There are two arguments that need to be determined. 1) the data to be collected and displayed; 2) the formatting of the data. I think that they are and should be separated discussions.
For the templates that I migrated, I had tried to have them so that they replicated what existed prior to the migration without particular enhancement. As such the introduction of the template should be neutral and allow for the discussion of what is in, and what displays as required. This template is not prescribing what is in or what is out, just allowing for migration. A template is required as there needs to be something readily in place to enable quick and easy ability to generate templates for the works at Wikisource:WikiProject Biographical dictionaries.
DNB needs to show as a minimum the link, the work/series; additional information that could be added is contributor, volume, year of publication of volume. DNB cannot be migrated at this point as it is not a parent/subpage model. So it is not a good discussion point for fitting into this template. And as I said, the others have just been replicated to match before and after. — billinghurst sDrewth 06:33, 28 January 2016 (UTC)
I agree about the two separate issues, but it's just one template. You can start two headings below if you want. My issue is mostly with presentation, your issue #2. The parentheses-around-the-date-at-the-end syntax seems to be based on no standard that I know of, just some editors' (myself included) quick-and-dirty method for establishing a link to a work. The advantage of Cite is I believe it is based on well-established standards. I think you should have a specially yes/no argument to decide on a minimal or detailed format, and the default should be the minimal format, that way if someone is presenting a list of items from the same work, which is often my situation, the publisher/location/supervising editors can just be presented once if desired, and succeeding citations can just present the minimum necessary to identify the work and article along with an optional author. I have less trouble with the "by" and "in" particles to make the citation more readable as perhaps Cite caters too much to specialists, but maybe even here there is some sort of external standard available, and it seems to me Cite uses particles at times. And perhaps some editors will want the terminating period optional. I think the default should be the terminating period is displayed. And I believe {{EB1911 link}} is based on a meta template already. That is being discarded? Library Guy (talk) 17:50, 28 January 2016 (UTC)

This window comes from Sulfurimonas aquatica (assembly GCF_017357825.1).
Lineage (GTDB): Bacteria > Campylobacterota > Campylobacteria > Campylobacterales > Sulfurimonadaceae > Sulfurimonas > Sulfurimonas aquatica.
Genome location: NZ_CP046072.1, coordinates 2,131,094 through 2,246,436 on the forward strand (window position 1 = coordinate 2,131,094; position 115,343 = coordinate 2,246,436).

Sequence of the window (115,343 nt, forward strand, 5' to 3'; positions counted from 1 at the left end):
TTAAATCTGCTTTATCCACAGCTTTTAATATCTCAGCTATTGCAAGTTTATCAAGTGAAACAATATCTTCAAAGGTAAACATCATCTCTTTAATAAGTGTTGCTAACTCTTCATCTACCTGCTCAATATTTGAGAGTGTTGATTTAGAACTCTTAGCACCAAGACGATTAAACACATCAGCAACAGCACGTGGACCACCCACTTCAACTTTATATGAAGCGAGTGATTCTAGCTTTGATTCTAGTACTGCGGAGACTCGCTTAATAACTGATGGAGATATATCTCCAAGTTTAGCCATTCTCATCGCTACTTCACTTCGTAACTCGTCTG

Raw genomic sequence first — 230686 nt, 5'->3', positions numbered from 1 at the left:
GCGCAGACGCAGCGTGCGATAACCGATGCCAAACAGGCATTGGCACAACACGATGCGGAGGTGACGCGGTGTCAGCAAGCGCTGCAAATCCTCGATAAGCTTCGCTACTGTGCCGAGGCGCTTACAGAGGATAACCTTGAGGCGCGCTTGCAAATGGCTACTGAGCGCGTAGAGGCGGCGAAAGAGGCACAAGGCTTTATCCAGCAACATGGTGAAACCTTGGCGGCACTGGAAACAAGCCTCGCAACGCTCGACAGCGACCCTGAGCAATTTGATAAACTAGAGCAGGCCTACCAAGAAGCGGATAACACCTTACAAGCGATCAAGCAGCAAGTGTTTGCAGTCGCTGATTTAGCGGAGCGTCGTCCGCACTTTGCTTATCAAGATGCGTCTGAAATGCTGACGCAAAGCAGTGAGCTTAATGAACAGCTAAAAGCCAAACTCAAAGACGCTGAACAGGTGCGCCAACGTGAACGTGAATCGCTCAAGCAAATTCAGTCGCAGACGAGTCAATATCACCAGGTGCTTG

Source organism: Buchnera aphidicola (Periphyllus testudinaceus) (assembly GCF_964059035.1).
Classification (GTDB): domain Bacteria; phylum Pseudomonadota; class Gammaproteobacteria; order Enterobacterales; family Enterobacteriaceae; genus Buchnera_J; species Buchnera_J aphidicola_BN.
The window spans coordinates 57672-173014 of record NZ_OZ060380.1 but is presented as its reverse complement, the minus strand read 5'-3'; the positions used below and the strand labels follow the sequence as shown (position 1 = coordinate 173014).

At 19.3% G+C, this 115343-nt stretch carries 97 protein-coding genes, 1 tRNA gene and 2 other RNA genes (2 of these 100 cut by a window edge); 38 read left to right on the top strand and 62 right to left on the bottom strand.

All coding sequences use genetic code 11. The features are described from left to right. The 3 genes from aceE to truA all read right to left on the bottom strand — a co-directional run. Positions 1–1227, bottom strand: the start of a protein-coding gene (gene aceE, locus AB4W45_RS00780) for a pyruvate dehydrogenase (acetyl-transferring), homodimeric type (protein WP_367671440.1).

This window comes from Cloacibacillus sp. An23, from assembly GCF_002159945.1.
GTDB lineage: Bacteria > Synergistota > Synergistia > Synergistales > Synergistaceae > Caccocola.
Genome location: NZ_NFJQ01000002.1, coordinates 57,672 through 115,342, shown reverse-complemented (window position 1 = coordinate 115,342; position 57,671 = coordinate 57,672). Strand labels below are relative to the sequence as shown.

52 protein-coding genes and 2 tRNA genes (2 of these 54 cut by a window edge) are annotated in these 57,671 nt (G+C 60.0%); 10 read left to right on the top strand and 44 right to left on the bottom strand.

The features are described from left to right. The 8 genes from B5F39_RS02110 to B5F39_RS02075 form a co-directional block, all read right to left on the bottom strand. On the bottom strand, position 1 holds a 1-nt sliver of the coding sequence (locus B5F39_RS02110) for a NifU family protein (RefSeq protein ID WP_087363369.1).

Perhaps the parentheses-around-the-date-at-the-end notation comes from EB1911? In that case, more information gets put in the parens than current practice. See for example “Puchta, Georg Friedrich,” in Encyclopædia Britannica (11th ed., 1911) Library Guy (talk) 18:54, 28 January 2016 (UTC)
Regarding your issue #1, while both EB1911 and NIE frequently include the city of publication, neither ever bothers to list the publisher, and I see less clutter proceeding this way. Library Guy (talk) 22:24, 1 February 2016 (UTC)